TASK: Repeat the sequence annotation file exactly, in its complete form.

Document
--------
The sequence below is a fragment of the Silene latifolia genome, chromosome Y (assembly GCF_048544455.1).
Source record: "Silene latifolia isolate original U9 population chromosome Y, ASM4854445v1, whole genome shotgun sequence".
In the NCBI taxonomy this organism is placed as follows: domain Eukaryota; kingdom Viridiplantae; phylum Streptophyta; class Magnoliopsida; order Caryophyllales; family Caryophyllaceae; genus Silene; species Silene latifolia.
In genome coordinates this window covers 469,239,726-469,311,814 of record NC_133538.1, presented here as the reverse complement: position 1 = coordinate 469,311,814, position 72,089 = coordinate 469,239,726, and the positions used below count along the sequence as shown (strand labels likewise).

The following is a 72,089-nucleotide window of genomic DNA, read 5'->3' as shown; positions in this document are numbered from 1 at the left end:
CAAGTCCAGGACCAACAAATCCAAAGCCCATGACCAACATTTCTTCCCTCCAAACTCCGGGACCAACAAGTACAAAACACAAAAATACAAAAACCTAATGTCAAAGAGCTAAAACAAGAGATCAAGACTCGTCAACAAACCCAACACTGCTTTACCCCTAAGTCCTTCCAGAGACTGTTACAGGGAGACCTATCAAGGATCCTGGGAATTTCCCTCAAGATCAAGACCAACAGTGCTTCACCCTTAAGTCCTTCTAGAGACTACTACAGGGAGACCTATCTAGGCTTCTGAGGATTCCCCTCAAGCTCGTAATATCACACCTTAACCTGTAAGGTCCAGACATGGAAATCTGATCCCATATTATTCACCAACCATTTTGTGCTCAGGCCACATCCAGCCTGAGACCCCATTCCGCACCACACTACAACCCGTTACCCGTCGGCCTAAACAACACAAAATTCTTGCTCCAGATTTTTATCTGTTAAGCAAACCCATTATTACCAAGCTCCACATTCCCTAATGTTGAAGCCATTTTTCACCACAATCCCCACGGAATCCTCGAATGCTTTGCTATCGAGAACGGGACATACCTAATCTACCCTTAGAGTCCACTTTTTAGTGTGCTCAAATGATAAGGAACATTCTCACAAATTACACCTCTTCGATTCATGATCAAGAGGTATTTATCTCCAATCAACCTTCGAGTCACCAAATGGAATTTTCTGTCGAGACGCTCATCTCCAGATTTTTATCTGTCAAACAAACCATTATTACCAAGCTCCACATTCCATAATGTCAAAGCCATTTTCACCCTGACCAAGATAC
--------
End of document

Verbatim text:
The sequence below is a fragment of the Silene latifolia genome, chromosome Y (assembly GCF_048544455.1).
Source record: "Silene latifolia isolate original U9 population chromosome Y, ASM4854445v1, whole genome shotgun sequence".
In the NCBI taxonomy this organism is placed as follows: domain Eukaryota; kingdom Viridiplantae; phylum Streptophyta; class Magnoliopsida; order Caryophyllales; family Caryophyllaceae; genus Silene; species Silene latifolia.
In genome coordinates this window covers 469,239,726-469,311,814 of record NC_133538.1, presented here as the reverse complement: position 1 = coordinate 469,311,814, position 72,089 = coordinate 469,239,726, and the positions used below count along the sequence as shown (strand labels likewise).

The following is a 72,089-nucleotide window of genomic DNA, read 5'->3' as shown; positions in this document are numbered from 1 at the left end:
CAAGTCCAGGACCAACAAATCCAAAGCCCATGACCAACATTTCTTCCCTCCAAACTCCGGGACCAACAAGTACAAAACACAAAAATACAAAAACCTAATGTCAAAGAGCTAAAACAAGAGATCAAGACTCGTCAACAAACCCAACACTGCTTTACCCCTAAGTCCTTCCAGAGACTGTTACAGGGAGACCTATCAAGGATCCTGGGAATTTCCCTCAAGATCAAGACCAACAGTGCTTCACCCTTAAGTCCTTCTAGAGACTACTACAGGGAGACCTATCTAGGCTTCTGAGGATTCCCCTCAAGCTCGTAATATCACACCTTAACCTGTAAGGTCCAGACATGGAAATCTGATCCCATATTATTCACCAACCATTTTGTGCTCAGGCCACATCCAGCCTGAGACCCCATTCCGCACCACACTACAACCCGTTACCCGTCGGCCTAAACAACACAAAATTCTTGCTCCAGATTTTTATCTGTTAAGCAAACCCATTATTACCAAGCTCCACATTCCCTAATGTTGAAGCCATTTTTCACCACAATCCCCACGGAATCCTCGAATGCTTTGCTATCGAGAACGGGACATACCTAATCTACCCTTAGAGTCCACTTTTTAGTGTGCTCAAATGATAAGGAACATTCTCACAAATTACACCTCTTCGATTCATGATCAAGAGGTATTTATCTCCAATCAACCTTCGAGTCACCAAATGGAATTTTCTGTCGAGACGCTCATCTCCAGATTTTTATCTGTCAAACAAACCATTATTACCAAGCTCCACATTCCATAATGTCAAAGCCATTTTCACCCTGACCAAGATAC